Before We Knew Nothing

Rental Format(s): 16mm film

A portrait of the Ashaninka who live in the tropical forest of eastern Peru.

A reflection on the experience of living and filming among people who continue to resist the standards of the modern world.

Two trips were made to Peru for a total of seven months of living and filming in two Ashaninka villages. The film is structured into a series of days with the progression of days leading into a growing involvement with the central family of the film.

The Ashaninka live in the tropical forest of eastern Peru, a region of lush vegetation and rugged terrain. Turbulent rivers carve through and eventually flow north to form the Amazon. Early missionaries and traders found their way in on these rivers but in 1742 the Indians rose up against outside influences. They stood on the shores with bows and arrows killing all white people and no others were allowed to enter the region for nearly 200 years. By the 1900s Indian resistance had fragmented and was finally broken by Peruvian soldiers and aggressive rubber merchants. As a result of this long period of isolation the Ashaninka were able to maintain a strong sense of their Indian identity, keeping the culture relatively intact into the 20th century.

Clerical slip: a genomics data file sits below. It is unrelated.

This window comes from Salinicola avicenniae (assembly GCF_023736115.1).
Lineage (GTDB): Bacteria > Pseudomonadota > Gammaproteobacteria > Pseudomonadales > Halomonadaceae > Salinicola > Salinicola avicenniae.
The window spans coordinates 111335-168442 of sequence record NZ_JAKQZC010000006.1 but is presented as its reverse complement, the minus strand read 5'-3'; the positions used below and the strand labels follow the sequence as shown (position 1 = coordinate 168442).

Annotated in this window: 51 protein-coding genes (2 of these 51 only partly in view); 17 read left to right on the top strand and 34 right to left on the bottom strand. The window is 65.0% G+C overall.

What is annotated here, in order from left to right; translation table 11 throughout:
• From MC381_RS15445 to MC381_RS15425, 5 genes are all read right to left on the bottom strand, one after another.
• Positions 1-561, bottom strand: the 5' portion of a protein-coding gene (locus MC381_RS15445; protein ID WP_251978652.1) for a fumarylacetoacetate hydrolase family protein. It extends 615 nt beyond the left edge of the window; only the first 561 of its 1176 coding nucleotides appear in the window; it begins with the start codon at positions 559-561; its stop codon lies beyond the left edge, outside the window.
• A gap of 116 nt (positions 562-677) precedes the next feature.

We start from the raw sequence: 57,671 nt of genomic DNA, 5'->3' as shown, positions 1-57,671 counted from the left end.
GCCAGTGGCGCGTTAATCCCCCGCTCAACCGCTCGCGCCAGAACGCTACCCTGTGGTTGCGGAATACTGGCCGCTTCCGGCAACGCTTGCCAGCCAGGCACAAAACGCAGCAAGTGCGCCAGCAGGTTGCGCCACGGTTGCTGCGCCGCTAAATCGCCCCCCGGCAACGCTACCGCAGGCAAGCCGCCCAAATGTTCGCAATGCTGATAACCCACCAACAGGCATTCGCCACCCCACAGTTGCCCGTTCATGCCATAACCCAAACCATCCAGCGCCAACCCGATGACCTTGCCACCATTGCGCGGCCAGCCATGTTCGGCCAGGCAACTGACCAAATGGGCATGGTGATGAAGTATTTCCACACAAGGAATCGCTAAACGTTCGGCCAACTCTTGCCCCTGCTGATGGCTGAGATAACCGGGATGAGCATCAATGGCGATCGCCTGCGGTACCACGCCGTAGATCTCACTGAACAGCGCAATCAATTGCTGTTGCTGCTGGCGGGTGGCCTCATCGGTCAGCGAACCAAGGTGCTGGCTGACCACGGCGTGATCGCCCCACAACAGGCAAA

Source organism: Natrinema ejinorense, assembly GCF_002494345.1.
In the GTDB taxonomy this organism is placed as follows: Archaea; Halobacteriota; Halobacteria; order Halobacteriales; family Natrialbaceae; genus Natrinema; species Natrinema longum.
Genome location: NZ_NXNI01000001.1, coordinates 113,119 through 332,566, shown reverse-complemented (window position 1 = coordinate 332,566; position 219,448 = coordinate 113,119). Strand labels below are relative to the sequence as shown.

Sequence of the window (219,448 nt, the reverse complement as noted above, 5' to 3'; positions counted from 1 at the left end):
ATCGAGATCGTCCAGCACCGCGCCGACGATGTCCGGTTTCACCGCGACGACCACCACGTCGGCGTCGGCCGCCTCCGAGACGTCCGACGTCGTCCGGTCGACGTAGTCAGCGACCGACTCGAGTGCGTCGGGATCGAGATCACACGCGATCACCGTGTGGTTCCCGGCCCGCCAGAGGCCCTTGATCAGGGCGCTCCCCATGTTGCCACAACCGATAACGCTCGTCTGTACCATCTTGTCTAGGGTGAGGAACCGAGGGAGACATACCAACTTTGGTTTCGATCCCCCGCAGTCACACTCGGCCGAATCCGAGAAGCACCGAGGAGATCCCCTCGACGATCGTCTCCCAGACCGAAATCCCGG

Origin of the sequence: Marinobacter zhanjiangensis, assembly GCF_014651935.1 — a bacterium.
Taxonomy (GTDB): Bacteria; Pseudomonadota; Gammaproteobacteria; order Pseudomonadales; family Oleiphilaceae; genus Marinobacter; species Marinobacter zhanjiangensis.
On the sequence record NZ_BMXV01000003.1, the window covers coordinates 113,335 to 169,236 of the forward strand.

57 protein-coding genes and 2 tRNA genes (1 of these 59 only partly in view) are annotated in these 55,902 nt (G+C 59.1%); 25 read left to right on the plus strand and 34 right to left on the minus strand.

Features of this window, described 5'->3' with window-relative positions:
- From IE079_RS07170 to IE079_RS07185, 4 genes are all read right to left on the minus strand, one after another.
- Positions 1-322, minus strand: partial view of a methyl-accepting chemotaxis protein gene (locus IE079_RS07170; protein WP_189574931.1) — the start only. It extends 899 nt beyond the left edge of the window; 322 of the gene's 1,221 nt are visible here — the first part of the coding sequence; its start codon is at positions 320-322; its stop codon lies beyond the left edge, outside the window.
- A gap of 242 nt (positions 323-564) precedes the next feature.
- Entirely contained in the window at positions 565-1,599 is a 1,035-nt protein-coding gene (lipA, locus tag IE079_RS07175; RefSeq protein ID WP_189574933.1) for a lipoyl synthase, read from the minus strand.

The Ashaninka are a shrewd, reclusive people and not particularly well-disposed to accommodating the activities of strangers, however, as the filming progressed they also demonstrated an awareness of what it meant to be making a record of their culture and themselves.

"The filmmaker spent seven months the jungles of Peru with the Ashaninka Indians to produce not a documentary but an involved interrogation of their life."
--Women in the Director's Chair, Chicago

"If that film is best that lifts us out of the prisonhouse of custom and transports us to other realms, then Before We Knew Nothing would have to be counted one of the treasures of CineFestival. An absorbing achievement in ethnography, despite a lengthy sequence in which her hosts butcher, boil and devour a monkey, it is the record of several months that Diane Kitchen spent among the isolated Ashaninka Indians in the remote forests of eastern Peru."
--Steven G. Kellman, The Texas Observer

Xenon balanced print available upon request.

Rental Fees

16mm film $200.00  

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